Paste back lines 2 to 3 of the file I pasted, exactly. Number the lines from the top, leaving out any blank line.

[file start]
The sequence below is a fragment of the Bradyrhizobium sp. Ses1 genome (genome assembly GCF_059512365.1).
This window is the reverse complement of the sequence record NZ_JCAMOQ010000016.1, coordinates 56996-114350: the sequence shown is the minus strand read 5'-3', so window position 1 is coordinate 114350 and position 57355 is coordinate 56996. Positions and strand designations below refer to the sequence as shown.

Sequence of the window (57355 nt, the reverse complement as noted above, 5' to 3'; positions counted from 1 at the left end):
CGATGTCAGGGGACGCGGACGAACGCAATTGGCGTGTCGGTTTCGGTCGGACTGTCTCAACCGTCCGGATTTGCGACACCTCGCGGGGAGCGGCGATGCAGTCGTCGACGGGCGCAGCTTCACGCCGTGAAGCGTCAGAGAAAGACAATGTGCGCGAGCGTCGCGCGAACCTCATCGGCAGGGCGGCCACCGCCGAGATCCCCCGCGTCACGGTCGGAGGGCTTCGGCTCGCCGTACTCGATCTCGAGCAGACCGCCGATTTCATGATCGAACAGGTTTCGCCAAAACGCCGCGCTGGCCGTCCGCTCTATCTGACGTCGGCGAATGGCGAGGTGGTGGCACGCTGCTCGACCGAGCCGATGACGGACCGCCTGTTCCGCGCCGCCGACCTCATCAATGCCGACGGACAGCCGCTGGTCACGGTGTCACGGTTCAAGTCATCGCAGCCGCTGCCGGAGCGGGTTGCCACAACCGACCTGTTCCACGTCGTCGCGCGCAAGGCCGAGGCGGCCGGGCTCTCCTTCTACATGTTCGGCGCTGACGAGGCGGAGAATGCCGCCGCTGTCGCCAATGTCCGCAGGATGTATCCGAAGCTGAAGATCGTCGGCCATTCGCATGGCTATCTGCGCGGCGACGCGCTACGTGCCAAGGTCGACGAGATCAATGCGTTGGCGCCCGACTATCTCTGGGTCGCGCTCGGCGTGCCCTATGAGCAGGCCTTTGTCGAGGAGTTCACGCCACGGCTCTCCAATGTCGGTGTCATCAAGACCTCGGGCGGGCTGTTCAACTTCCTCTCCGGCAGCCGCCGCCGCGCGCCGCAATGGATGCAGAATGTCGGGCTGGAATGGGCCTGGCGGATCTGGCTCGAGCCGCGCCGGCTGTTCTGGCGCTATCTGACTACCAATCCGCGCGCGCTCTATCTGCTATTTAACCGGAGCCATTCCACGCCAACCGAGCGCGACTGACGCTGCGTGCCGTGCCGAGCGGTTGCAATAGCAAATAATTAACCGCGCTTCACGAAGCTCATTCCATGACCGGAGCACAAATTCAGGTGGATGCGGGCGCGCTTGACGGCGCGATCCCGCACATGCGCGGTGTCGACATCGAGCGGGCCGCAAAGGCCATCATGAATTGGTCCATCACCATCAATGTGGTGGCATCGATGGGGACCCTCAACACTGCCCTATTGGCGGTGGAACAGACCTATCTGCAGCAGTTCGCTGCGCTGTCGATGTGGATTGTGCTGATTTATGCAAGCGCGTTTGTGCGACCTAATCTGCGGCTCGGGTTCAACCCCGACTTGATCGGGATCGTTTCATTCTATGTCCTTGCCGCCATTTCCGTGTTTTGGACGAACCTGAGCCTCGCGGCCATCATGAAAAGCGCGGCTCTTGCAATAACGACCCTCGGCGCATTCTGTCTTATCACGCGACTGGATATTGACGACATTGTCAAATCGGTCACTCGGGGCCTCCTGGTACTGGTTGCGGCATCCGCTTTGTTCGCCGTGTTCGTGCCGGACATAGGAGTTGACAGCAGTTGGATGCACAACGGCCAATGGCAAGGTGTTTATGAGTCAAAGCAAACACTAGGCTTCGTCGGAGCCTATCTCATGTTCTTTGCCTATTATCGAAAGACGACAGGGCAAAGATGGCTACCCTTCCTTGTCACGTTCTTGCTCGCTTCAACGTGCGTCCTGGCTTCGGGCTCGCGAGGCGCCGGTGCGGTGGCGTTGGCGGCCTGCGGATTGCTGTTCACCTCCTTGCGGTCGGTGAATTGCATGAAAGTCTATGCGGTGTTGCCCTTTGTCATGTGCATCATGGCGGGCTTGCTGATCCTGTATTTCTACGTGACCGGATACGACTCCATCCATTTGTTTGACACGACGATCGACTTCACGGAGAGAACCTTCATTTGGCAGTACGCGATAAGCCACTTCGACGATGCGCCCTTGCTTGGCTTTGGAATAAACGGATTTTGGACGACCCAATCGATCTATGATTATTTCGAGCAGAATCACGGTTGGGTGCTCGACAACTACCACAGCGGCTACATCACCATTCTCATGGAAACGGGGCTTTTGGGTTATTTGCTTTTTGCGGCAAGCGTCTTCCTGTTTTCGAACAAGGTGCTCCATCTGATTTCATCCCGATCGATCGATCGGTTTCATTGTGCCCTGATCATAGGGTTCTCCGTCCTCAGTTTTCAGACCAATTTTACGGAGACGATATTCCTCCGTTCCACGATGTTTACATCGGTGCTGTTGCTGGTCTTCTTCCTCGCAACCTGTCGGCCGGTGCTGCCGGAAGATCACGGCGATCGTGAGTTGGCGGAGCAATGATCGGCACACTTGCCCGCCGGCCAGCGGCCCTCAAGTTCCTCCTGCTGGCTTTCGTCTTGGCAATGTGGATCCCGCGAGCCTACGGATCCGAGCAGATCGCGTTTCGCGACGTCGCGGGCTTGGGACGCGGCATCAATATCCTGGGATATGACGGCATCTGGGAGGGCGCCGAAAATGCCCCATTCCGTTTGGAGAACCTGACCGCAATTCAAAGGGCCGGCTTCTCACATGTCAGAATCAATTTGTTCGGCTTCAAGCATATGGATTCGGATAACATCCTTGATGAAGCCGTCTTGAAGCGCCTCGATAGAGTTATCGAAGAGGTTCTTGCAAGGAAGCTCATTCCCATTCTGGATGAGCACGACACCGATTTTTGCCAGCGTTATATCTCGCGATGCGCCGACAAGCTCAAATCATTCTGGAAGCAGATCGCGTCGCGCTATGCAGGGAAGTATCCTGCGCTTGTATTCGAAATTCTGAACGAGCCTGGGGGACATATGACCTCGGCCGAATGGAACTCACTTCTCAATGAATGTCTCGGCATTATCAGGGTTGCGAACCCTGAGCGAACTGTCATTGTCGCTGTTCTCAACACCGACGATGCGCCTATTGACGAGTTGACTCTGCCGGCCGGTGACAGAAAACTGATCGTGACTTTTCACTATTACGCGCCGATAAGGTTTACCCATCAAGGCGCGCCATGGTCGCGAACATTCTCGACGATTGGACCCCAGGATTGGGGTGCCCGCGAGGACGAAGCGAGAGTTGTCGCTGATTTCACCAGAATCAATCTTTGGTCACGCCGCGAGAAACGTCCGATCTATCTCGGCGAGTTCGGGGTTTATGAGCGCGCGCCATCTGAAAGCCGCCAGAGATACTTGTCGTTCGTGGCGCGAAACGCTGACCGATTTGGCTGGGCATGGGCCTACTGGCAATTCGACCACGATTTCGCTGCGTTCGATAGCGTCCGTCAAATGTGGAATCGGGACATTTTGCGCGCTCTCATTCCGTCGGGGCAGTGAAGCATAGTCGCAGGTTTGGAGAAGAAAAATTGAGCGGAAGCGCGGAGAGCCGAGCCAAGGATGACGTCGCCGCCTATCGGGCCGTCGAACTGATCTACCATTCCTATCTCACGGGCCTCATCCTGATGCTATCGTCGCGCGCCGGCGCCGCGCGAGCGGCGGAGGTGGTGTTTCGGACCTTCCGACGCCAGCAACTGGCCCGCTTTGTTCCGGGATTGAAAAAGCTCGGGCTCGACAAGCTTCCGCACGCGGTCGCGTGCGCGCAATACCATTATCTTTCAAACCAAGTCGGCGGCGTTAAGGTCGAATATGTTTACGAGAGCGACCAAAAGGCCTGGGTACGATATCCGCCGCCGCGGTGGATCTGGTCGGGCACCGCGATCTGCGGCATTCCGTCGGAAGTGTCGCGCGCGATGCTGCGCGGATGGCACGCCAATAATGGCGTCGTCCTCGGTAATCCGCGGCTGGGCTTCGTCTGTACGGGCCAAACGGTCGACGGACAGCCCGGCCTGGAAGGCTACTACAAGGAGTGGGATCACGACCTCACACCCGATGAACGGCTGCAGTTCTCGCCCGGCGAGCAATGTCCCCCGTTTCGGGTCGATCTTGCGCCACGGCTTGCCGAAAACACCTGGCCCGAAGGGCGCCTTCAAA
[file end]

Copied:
This window is the reverse complement of the sequence record NZ_JCAMOQ010000016.1, coordinates 56996-114350: the sequence shown is the minus strand read 5'-3', so window position 1 is coordinate 114350 and position 57355 is coordinate 56996. Positions and strand designations below refer to the sequence as shown.

Sequence of the window (57355 nt, the reverse complement as noted above, 5' to 3'; positions counted from 1 at the left end):